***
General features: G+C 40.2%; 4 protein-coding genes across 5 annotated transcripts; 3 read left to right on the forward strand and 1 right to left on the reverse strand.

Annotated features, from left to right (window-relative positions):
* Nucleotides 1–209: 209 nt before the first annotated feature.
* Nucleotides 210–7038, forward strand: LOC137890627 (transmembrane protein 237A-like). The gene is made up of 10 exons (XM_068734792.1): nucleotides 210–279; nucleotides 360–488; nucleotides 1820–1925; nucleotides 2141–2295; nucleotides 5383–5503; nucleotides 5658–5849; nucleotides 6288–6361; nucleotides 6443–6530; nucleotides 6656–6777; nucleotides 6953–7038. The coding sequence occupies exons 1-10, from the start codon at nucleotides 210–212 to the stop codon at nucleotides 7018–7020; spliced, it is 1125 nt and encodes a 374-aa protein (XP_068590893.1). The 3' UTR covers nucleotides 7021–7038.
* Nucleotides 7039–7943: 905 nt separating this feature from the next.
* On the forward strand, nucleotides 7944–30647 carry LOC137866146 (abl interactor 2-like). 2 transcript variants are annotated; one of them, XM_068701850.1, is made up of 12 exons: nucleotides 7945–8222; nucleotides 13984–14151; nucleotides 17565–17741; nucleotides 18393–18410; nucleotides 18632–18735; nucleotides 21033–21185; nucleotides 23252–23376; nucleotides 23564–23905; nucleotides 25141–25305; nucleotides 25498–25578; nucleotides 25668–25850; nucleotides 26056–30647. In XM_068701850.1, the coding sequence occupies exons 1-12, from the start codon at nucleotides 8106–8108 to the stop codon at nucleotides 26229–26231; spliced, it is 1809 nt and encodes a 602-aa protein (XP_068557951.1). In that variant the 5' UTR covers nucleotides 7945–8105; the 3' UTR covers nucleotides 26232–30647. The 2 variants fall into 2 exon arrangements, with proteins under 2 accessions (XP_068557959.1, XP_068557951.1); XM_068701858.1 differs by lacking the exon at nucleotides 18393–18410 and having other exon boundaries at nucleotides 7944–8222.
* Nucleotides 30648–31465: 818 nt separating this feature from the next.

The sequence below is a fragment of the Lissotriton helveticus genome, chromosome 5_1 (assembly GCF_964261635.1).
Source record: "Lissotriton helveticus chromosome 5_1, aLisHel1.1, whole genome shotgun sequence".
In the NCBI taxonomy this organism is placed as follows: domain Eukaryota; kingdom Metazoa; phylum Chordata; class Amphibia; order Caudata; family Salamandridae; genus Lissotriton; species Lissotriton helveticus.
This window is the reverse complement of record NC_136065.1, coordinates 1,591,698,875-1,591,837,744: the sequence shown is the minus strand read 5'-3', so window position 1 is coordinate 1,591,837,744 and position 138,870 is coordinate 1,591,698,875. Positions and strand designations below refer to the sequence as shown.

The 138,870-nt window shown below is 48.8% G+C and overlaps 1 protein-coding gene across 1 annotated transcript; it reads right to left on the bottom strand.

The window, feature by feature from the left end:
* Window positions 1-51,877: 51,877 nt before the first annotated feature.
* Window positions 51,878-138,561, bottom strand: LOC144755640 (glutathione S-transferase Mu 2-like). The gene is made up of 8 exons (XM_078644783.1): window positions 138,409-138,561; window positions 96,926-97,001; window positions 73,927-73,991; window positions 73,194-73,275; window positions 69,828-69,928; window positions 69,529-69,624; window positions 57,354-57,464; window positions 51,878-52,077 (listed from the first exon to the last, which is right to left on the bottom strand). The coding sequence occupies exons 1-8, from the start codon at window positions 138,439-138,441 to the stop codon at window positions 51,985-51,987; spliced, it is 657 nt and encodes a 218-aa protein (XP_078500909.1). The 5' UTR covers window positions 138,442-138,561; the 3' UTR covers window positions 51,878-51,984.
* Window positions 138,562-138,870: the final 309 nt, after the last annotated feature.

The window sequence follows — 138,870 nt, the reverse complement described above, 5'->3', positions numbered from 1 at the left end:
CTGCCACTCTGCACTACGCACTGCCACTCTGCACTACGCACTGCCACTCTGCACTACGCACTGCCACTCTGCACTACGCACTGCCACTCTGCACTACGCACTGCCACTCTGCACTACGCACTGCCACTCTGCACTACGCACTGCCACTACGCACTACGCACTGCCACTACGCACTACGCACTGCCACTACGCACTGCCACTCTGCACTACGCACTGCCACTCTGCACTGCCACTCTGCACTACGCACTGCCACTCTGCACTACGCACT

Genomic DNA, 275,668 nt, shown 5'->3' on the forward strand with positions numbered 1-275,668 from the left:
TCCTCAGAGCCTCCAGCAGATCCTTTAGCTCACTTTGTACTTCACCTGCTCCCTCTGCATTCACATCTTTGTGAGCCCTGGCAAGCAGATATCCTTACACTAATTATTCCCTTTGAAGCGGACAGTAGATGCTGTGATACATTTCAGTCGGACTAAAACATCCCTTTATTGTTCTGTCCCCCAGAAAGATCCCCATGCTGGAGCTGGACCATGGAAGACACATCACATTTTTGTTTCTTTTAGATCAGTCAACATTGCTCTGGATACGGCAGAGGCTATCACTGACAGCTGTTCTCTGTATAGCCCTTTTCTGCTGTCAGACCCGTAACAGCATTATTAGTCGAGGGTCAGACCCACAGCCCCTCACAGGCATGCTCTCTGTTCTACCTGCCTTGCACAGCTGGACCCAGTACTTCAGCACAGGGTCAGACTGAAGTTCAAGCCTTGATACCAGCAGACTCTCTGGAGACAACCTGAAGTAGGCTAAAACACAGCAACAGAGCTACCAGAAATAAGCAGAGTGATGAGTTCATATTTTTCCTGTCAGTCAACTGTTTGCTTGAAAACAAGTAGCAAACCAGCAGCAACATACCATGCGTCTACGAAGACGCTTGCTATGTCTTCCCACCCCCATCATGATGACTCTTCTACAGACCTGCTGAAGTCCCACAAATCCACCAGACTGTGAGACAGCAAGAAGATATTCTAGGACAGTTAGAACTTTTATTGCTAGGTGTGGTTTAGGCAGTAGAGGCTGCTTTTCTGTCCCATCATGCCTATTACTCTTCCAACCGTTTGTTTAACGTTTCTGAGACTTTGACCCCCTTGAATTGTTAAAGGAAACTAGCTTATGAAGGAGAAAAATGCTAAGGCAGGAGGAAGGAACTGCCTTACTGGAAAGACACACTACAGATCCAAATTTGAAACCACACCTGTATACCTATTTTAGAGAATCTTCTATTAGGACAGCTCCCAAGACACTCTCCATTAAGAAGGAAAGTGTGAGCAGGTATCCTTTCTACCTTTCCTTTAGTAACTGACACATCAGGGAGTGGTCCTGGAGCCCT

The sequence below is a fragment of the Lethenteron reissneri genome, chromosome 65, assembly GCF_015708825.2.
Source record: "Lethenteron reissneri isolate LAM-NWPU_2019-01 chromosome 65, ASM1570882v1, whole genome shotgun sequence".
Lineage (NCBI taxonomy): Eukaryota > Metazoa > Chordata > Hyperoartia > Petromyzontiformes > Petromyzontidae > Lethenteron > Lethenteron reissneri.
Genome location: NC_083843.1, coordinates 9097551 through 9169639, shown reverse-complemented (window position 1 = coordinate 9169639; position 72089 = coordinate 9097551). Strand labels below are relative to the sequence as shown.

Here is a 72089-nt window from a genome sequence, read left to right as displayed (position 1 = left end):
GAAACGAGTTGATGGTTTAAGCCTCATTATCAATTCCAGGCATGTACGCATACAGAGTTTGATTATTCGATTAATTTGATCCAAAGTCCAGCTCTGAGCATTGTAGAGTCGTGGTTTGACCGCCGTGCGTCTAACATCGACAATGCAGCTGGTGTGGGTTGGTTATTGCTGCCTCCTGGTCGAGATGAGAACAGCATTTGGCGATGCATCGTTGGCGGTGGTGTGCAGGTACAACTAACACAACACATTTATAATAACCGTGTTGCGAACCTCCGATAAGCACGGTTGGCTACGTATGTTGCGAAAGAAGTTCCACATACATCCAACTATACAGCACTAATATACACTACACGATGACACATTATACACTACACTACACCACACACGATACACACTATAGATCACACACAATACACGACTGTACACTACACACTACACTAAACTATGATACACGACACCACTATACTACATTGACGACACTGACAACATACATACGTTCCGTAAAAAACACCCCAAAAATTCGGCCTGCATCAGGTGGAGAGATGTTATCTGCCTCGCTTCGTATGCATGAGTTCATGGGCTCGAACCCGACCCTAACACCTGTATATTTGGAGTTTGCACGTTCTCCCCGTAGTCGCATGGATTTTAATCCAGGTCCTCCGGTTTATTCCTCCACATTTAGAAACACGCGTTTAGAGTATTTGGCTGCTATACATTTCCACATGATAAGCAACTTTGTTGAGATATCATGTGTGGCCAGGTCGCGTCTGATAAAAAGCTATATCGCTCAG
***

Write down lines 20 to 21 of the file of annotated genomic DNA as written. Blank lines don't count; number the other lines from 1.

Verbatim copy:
TCCTCAGAGCCTCCAGCAGATCCTTTAGCTCACTTTGTACTTCACCTGCTCCCTCTGCATTCACATCTTTGTGAGCCCTGGCAAGCAGATATCCTTACACTAATTATTCCCTTTGAAGCGGACAGTAGATGCTGTGATACATTTCAGTCGGACTAAAACATCCCTTTATTGTTCTGTCCCCCAGAAAGATCCCCATGCTGGAGCTGGACCATGGAAGACACATCACATTTTTGTTTCTTTTAGATCAGTCAACATTGCTCTGGATACGGCAGAGGCTATCACTGACAGCTGTTCTCTGTATAGCCCTTTTCTGCTGTCAGACCCGTAACAGCATTATTAGTCGAGGGTCAGACCCACAGCCCCTCACAGGCATGCTCTCTGTTCTACCTGCCTTGCACAGCTGGACCCAGTACTTCAGCACAGGGTCAGACTGAAGTTCAAGCCTTGATACCAGCAGACTCTCTGGAGACAACCTGAAGTAGGCTAAAACACAGCAACAGAGCTACCAGAAATAAGCAGAGTGATGAGTTCATATTTTTCCTGTCAGTCAACTGTTTGCTTGAAAACAAGTAGCAAACCAGCAGCAACATACCATGCGTCTACGAAGACGCTTGCTATGTCTTCCCACCCCCATCATGATGACTCTTCTACAGACCTGCTGAAGTCCCACAAATCCACCAGACTGTGAGACAGCAAGAAGATATTCTAGGACAGTTAGAACTTTTATTGCTAGGTGTGGTTTAGGCAGTAGAGGCTGCTTTTCTGTCCCATCATGCCTATTACTCTTCCAACCGTTTGTTTAACGTTTCTGAGACTTTGACCCCCTTGAATTGTTAAAGGAAACTAGCTTATGAAGGAGAAAAATGCTAAGGCAGGAGGAAGGAACTGCCTTACTGGAAAGACACACTACAGATCCAAATTTGAAACCACACCTGTATACCTATTTTAGAGAATCTTCTATTAGGACAGCTCCCAAGACACTCTCCATTAAGAAGGAAAGTGTGAGCAGGTATCCTTTCTACCTTTCCTTTAGTAACTGACACATCAGGGAGTGGTCCTGGAGCCCT

The sequence below is a fragment of the Lethenteron reissneri genome, chromosome 65, assembly GCF_015708825.2.